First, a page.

August 22, 2017

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FTC Asked to Investigate Google’s Matching of “Bricks to Clicks”

Recently, the Electronic Privacy Information Center (“EPIC”) asked the FTC to begin an investigation into a Google program called “Store Sales Management.”  The purpose of Store Sales Management is to allow for the matching goods purchased in physical brick and mortar stores to the clicking of online ads, or as we refer to the practice, “Bricks to Clicks.”

The significance of this is immense.  No longer will advertisers have to wonder how much revenue can be tied to a specific campaign, instead the Store Sales Management will give them insight into how actual consumers who viewed advertisements purchased certain products. 

The first paragraph of EPIC’s complaint provides an overview of what EPIC believes to be at stake:

This complaint concerns “Store Sales Measurement,” a consumer profiling technique pursued by the world’s largest Internet company to track consumers who make offline purchases. Google has collected billions of credit card transactions, containing personal customer information, from credit card companies, data brokers, and others and has linked those records with the activities of Internet users, including product searches and location searches. This data reveals sensitive information about consumer purchases, health, and private lives. According to Google, it can track about 70% of credit and debit card transactions in the United States.

Suzanne Blackburn, Google spokesperson, sent Ars Technica, a well-known technology focused website, a statement regarding the pending FTC complaint:

“We take privacy very seriously so it’s disappointing to see a number of inaccuracies in this complaint. We invested in building industry-leading privacy protections before launching this solution. All data is encrypted and aggregated—we don’t share or receive any identifiable credit card data whatsoever.”

Additionally Google stated that it only learns the “aggregate value” of several purchases, not individual ones, and that neither it nor the ad buyer knows where the individual clicks came from.

This is an evolving event, and one that is very important to the privacy community.  However, there are already some key takeaways that companies implementing similar programs may wish to consider:

  1. Consider privacy from the start. Google’s statement emphasizes that it invested in privacy protections from the beginning, and considered measures like encryption and aggregation.

  2. Understand internally what data streams are being accessed and related. Often, companies do not know what data they are taking in until there is an issue.  Considering exactly what is occurring at the leadership level will enable faster and more accurate responses in situations like Google’s.

  3. Be prepared to discuss what data the service exposes to third parties. Here, Google has already said that the purchases are exposed via an aggregate value and not linked to individual clicks.  Companies would be wise to consider how they would explain these issues to individuals who are being tracked as well as interested parties such as EPIC, and potentially the FTC, in advance.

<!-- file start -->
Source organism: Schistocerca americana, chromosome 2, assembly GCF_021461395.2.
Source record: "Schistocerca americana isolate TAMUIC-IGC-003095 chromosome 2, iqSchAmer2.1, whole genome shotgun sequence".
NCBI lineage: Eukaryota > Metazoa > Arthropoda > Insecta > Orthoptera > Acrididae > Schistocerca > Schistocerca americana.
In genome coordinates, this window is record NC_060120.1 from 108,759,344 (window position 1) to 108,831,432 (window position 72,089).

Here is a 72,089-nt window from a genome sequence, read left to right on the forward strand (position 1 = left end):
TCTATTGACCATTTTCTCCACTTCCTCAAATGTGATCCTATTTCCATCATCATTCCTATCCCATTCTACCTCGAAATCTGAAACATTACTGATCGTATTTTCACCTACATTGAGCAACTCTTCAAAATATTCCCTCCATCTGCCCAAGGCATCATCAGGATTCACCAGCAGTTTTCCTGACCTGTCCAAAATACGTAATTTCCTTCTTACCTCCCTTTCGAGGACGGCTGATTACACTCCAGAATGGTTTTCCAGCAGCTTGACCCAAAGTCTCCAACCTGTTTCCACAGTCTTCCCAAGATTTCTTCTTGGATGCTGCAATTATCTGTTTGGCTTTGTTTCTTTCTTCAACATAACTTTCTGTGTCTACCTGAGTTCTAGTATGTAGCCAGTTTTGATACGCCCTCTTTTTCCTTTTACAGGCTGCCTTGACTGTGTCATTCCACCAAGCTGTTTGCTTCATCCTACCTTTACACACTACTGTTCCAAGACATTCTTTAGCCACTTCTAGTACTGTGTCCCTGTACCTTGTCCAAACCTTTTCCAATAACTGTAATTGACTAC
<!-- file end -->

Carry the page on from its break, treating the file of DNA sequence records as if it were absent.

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About this Author

Associate

Brian has extensive experience in patent litigation and intellectual property matters, as well as privacy and data protection matters, particularly as to data aggregation, network security, and technology transactions. Beyond counseling on compliance, incident response, and data privacy and protection, Brian has advised on technology-centric agreements, licensing issues, open source software licensing, vendor agreements, and hosting agreements, and analyzed patent portfolios for potential assertion or freedom to operate. He is a Certified Information Privacy Professional...

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Cynthia Larose, Privacy, Security, Attorney, Mintz Levin, Law Firm, electronic transactions lawyer
Member

Cynthia is Chair of the firm’s Privacy & Security Practice and a Certified Information Privacy Professional (CIPP).  She represents companies in information, communications, and technology, including e-commerce and other electronic transactions. She counsels clients through all stages of the “corporate lifecycle,” from start-ups through mid- and later-stage financings to IPO, and has broad experience in technology and business law, including online contracting issues, licensing, domain name issues, software development, and complex outsourcing transactions.

Cynthia has extensive experience in privacy, data security, and information management matters, including state, federal, and international laws and regulations on the use and transfer of information, behavioral advertising, data security breach compliance and incident response, data breach incident response planning, as well as data transfers in the context of mergers and acquisitions and technology transactions.

She conducts privacy audits and risk assessments to determine data and transaction flow and to assess privacy practices, and assists with drafting and implementation of privacy policies and information security policies and procedures and monitoring of privacy “best practices” across all levels of the enterprise.

She is a frequent speaker on privacy issues at conferences and media appearances and presents privacy awareness and compliance training seminars to client companies.

617-348-1732